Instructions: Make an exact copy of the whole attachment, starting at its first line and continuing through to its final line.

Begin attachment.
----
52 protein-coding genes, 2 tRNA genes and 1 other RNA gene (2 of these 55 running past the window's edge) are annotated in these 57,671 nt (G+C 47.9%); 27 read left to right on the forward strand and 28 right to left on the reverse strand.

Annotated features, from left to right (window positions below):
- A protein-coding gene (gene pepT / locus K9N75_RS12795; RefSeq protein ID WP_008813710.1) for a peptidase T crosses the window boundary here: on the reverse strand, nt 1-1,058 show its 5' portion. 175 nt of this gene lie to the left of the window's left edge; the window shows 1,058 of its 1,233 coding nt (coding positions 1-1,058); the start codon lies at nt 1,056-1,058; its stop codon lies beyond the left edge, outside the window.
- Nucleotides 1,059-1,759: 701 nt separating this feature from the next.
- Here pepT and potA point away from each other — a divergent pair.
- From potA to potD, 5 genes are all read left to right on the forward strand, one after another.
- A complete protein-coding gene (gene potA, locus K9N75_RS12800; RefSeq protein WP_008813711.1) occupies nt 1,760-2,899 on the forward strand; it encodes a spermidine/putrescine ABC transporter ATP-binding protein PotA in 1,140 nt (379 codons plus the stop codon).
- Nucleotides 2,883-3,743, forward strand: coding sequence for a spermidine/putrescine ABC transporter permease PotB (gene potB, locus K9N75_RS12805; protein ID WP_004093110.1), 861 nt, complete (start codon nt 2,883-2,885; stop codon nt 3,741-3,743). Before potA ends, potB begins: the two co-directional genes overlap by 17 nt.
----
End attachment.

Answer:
52 protein-coding genes, 2 tRNA genes and 1 other RNA gene (2 of these 55 running past the window's edge) are annotated in these 57,671 nt (G+C 47.9%); 27 read left to right on the forward strand and 28 right to left on the reverse strand.

Annotated features, from left to right (window positions below):
- A protein-coding gene (gene pepT / locus K9N75_RS12795; RefSeq protein ID WP_008813710.1) for a peptidase T crosses the window boundary here: on the reverse strand, nt 1-1,058 show its 5' portion. 175 nt of this gene lie to the left of the window's left edge; the window shows 1,058 of its 1,233 coding nt (coding positions 1-1,058); the start codon lies at nt 1,056-1,058; its stop codon lies beyond the left edge, outside the window.
- Nucleotides 1,059-1,759: 701 nt separating this feature from the next.
- Here pepT and potA point away from each other — a divergent pair.
- From potA to potD, 5 genes are all read left to right on the forward strand, one after another.
- A complete protein-coding gene (gene potA, locus K9N75_RS12800; RefSeq protein WP_008813711.1) occupies nt 1,760-2,899 on the forward strand; it encodes a spermidine/putrescine ABC transporter ATP-binding protein PotA in 1,140 nt (379 codons plus the stop codon).
- Nucleotides 2,883-3,743, forward strand: coding sequence for a spermidine/putrescine ABC transporter permease PotB (gene potB, locus K9N75_RS12805; protein ID WP_004093110.1), 861 nt, complete (start codon nt 2,883-2,885; stop codon nt 3,741-3,743). Before potA ends, potB begins: the two co-directional genes overlap by 17 nt.